Been there! Navigating our kids' friendships is one of the great challenges of parenthood and as a mom to an almost six-year-old and a three-and-a-half-year-old, I'm just getting started. We're still in the "playdate" phase, where, for the most part, the parents stick around with the kids.
I don't schedule a whole lot of said playdates—between my friend's kids who we socialize with and my sister's kids who we're with all the time, we have plenty of unscheduled, organic fun. Still, I've had some experience with playdates and, yes, awkward playdates.
Just last month, I had a mom of one of Alex's school acquaintances ask for a playdate and when I agreed to do it at my house, she told me she was bringing her husband along, too. Huh? My husband and I didn't know these people at all. They showed up with three Nerf guns in their bag and the kids proceeded to play "beat the crap out of each other" —not a game I condone. The family stayed for three hours. Three hours! I literally had to make up an appointment just to get them out of my house. We even got in the car to make it look official. After driving around the block a few times, we came home and scratched our heads. Needless to say, I'm a little wary of playdates with kids and parents I don't really know. But there can even be issues with the ones we do know, right?
Once my kids get a little older, I'm sure I will come to love playdates. I won't have to go on them and the kids will choose for themselves who they hang out with. But for now, there are still some tricky situations that I find tough to diffuse. And I know I'm not alone when it comes to these challenges. To get a little guidance, I reached out to experts for tips on handling some of the trickiest playdate scenarios. Here's what they had to say:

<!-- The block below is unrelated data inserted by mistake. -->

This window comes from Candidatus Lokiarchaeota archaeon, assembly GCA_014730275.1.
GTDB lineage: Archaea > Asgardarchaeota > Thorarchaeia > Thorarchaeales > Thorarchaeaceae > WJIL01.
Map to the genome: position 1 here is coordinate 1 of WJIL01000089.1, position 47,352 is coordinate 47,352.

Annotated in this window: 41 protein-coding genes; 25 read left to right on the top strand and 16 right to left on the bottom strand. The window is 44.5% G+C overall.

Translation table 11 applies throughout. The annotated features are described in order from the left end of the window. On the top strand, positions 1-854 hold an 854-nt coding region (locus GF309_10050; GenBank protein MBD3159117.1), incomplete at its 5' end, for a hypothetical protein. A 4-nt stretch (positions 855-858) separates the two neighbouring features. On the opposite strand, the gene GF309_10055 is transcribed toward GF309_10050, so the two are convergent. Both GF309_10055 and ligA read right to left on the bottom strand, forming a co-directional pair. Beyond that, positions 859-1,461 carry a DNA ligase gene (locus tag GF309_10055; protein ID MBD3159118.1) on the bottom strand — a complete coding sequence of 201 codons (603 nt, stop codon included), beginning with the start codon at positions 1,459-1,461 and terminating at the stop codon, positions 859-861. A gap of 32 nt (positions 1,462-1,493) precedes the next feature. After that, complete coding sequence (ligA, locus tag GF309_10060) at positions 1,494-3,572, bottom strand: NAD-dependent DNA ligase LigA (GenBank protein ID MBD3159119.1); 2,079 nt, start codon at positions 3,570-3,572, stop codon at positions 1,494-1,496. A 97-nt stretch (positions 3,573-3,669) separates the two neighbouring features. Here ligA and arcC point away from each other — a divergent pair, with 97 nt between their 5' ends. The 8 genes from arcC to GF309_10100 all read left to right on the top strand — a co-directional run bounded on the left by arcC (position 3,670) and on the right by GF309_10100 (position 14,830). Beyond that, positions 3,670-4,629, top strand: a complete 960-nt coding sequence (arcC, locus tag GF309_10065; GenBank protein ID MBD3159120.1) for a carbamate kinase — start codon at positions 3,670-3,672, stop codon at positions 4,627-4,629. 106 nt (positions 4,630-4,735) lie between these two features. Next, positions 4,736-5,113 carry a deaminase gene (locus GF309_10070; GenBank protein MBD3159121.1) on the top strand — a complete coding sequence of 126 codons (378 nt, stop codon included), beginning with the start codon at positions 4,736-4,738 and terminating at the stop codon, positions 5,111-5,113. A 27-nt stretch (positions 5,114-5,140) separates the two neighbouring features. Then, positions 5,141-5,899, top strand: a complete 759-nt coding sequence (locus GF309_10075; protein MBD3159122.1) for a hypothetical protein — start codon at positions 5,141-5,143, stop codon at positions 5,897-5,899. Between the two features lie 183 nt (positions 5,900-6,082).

The issue: You're good friends with the parents, but your kids don't get along
Sure, it would be nice to have one big love fest of joint pizza nights and family vacations, but you can't force kids to be friends, says Fred Frankel, Ph.D, director of the UCLA children's friendship program and author of Friends Forever. So whenever possible, do things with your parent friends on your own. And when everyone does get together, ask your kids to be good hosts or guests, but let them know you don't expect them to be best friends. "Don't even call it a playdate," says Frankel. "Taking that heat off makes everything go smoother—the kids will be better behaved knowing that they don't have to be buddies, just cordial." And the feelings are usually mutual, which helps.